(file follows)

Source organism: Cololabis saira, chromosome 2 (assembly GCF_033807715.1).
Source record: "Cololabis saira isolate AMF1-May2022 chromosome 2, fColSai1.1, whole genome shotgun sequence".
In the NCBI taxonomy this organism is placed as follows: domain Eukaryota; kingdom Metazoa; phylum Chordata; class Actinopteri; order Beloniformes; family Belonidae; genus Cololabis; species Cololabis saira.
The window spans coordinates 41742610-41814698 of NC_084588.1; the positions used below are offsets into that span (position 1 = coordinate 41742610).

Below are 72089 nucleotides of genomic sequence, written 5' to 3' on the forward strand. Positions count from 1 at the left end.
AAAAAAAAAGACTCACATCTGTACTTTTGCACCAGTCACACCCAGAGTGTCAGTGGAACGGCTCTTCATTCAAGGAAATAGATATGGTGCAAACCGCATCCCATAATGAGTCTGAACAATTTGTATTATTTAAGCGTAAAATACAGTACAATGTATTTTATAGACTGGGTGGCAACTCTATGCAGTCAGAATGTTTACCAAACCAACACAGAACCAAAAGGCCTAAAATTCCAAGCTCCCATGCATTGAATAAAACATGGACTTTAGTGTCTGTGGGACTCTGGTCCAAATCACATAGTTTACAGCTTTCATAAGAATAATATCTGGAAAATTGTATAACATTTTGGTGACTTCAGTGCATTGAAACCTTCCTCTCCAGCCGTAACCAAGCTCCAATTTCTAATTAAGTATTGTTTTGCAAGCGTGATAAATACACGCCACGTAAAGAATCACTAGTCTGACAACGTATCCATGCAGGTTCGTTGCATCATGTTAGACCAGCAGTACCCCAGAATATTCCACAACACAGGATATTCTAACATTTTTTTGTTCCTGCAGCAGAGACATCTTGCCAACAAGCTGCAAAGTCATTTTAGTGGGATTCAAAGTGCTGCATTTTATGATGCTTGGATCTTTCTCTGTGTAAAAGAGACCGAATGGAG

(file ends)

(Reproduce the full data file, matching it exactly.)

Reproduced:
Source organism: Cololabis saira, chromosome 2 (assembly GCF_033807715.1).
Source record: "Cololabis saira isolate AMF1-May2022 chromosome 2, fColSai1.1, whole genome shotgun sequence".
In the NCBI taxonomy this organism is placed as follows: domain Eukaryota; kingdom Metazoa; phylum Chordata; class Actinopteri; order Beloniformes; family Belonidae; genus Cololabis; species Cololabis saira.
The window spans coordinates 41742610-41814698 of NC_084588.1; the positions used below are offsets into that span (position 1 = coordinate 41742610).

Below are 72089 nucleotides of genomic sequence, written 5' to 3' on the forward strand. Positions count from 1 at the left end.
AAAAAAAAAGACTCACATCTGTACTTTTGCACCAGTCACACCCAGAGTGTCAGTGGAACGGCTCTTCATTCAAGGAAATAGATATGGTGCAAACCGCATCCCATAATGAGTCTGAACAATTTGTATTATTTAAGCGTAAAATACAGTACAATGTATTTTATAGACTGGGTGGCAACTCTATGCAGTCAGAATGTTTACCAAACCAACACAGAACCAAAAGGCCTAAAATTCCAAGCTCCCATGCATTGAATAAAACATGGACTTTAGTGTCTGTGGGACTCTGGTCCAAATCACATAGTTTACAGCTTTCATAAGAATAATATCTGGAAAATTGTATAACATTTTGGTGACTTCAGTGCATTGAAACCTTCCTCTCCAGCCGTAACCAAGCTCCAATTTCTAATTAAGTATTGTTTTGCAAGCGTGATAAATACACGCCACGTAAAGAATCACTAGTCTGACAACGTATCCATGCAGGTTCGTTGCATCATGTTAGACCAGCAGTACCCCAGAATATTCCACAACACAGGATATTCTAACATTTTTTTGTTCCTGCAGCAGAGACATCTTGCCAACAAGCTGCAAAGTCATTTTAGTGGGATTCAAAGTGCTGCATTTTATGATGCTTGGATCTTTCTCTGTGTAAAAGAGACCGAATGGAG